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Implementing VLSI Systems in a Research Environment

Hon, Robert W. (1979) Implementing VLSI Systems in a Research Environment. In: Proceedings of the Caltech Conference On Very Large Scale Integration. California Institute of Technology , Pasadena, CA, pp. 139-145.

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Traditionally, integrated circuits have been designed and implemented only for applications likely to require large numbers of chips. The IC's were realized by closely cooperating experts, each well-versed in some aspect of the art of integrated circuit design and manufacturing. Economics and the detailed knowledge needed prohibited any group unwilling or unable to make a considerable resource commitment from producing integrated circuits. Prototypes and one- or few-of-a-kind systems were built from off-the-shelf components (or not at all}. Recently, advances in IC technology and the emergence of new design methodologies have made it possible for people lacking IC manufacturing expertise to design VLSI circuits. While the population able to cast their ideas in silicon is increasing, a previously unseen set of problems has emerged. The remainder of this paper will examine the background of these people and some of the problems that are now critical obstructions in the path to implementing VLSI circuit designs.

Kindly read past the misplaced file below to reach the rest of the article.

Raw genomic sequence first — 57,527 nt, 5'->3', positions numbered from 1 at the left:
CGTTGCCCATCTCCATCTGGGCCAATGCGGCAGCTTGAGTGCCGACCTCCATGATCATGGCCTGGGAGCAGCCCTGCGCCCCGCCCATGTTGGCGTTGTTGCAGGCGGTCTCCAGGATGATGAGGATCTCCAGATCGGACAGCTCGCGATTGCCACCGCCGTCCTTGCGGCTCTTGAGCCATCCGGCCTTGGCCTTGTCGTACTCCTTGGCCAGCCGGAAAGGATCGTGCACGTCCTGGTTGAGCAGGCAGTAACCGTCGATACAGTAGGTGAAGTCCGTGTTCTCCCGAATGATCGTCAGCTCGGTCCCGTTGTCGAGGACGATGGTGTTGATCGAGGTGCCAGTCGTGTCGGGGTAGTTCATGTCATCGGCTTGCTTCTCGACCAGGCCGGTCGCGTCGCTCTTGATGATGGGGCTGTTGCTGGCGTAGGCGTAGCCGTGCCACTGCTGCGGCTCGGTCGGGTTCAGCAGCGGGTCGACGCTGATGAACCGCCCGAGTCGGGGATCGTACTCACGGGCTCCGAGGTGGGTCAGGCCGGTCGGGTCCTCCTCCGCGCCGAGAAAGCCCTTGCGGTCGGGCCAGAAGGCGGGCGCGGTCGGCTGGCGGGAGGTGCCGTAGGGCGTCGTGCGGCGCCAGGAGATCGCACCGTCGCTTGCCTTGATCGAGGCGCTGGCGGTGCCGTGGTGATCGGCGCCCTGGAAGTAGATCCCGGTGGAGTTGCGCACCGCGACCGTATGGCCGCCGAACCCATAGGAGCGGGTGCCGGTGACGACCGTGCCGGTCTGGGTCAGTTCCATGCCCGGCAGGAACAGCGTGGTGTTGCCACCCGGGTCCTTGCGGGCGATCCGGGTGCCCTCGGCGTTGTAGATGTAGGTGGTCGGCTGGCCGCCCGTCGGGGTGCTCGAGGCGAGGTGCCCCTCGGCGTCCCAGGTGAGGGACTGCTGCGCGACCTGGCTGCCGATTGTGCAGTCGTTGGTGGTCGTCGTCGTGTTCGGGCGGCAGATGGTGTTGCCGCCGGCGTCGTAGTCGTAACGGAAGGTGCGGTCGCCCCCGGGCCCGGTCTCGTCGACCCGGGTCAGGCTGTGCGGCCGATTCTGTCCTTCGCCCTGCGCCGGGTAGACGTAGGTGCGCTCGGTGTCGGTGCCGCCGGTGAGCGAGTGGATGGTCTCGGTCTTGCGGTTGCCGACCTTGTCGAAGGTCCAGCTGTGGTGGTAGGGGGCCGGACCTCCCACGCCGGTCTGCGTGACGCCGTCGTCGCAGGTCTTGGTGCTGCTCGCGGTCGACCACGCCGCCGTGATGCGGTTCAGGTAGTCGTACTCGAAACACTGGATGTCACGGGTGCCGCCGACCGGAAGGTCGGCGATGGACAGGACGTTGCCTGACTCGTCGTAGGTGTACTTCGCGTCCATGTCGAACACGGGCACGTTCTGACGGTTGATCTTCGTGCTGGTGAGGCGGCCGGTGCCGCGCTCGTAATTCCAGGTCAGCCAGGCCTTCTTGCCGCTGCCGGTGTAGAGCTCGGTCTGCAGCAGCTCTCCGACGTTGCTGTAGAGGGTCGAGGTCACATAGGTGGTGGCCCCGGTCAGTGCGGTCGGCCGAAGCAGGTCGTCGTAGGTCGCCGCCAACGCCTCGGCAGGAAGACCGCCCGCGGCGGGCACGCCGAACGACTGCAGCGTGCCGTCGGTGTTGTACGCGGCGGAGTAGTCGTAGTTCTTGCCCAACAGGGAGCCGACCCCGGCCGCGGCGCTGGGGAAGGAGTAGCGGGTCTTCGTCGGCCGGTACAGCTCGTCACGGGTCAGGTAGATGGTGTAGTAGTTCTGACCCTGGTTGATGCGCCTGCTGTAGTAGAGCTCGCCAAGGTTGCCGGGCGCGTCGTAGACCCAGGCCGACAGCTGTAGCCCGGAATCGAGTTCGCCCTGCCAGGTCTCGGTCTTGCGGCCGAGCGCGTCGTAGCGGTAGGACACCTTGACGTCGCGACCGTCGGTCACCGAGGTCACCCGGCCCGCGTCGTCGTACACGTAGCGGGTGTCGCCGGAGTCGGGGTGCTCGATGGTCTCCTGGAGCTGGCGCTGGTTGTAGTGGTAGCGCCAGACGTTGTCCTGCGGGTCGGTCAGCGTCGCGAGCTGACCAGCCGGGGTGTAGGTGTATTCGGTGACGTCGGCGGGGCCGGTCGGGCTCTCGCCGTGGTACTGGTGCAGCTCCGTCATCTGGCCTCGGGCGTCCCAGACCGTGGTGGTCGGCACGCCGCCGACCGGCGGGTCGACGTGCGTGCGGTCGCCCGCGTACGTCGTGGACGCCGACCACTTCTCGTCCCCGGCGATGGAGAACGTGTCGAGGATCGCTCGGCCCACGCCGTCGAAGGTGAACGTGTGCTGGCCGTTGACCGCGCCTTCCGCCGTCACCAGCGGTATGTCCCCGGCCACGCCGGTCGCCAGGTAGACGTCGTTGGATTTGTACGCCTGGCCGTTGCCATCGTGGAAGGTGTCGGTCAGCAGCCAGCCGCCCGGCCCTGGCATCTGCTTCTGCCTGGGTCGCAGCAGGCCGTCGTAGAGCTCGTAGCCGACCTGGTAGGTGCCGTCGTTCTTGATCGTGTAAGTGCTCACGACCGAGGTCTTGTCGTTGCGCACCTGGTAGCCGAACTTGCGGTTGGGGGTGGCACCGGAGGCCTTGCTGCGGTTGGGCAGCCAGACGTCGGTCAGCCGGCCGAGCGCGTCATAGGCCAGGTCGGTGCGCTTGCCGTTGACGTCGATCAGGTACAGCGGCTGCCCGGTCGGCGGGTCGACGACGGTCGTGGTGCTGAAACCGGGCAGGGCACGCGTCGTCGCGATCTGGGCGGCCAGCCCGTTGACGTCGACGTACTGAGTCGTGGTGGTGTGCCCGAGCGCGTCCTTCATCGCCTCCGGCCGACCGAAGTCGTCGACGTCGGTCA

Item Type:Book Section
Additional Information:This research was sponsored by the Defense Advanced Research Projects Agency (DOD), ARPA Order No. 3597, monitored by the Air Force Avionics Laboratory Under Contract F33615-78-C-1551.
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Defense Advanced Research ProjectsARPA Order 3597
Air Force Avionics LaboratoryF33615-78-C-1551
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Computer Science Technical Report3340
Record Number:CaltechCONF:20120507-120045692
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ID Code:203
Deposited By: Kristin Buxton
Deposited On:08 Aug 2012 17:49
Last Modified:03 Oct 2019 22:50

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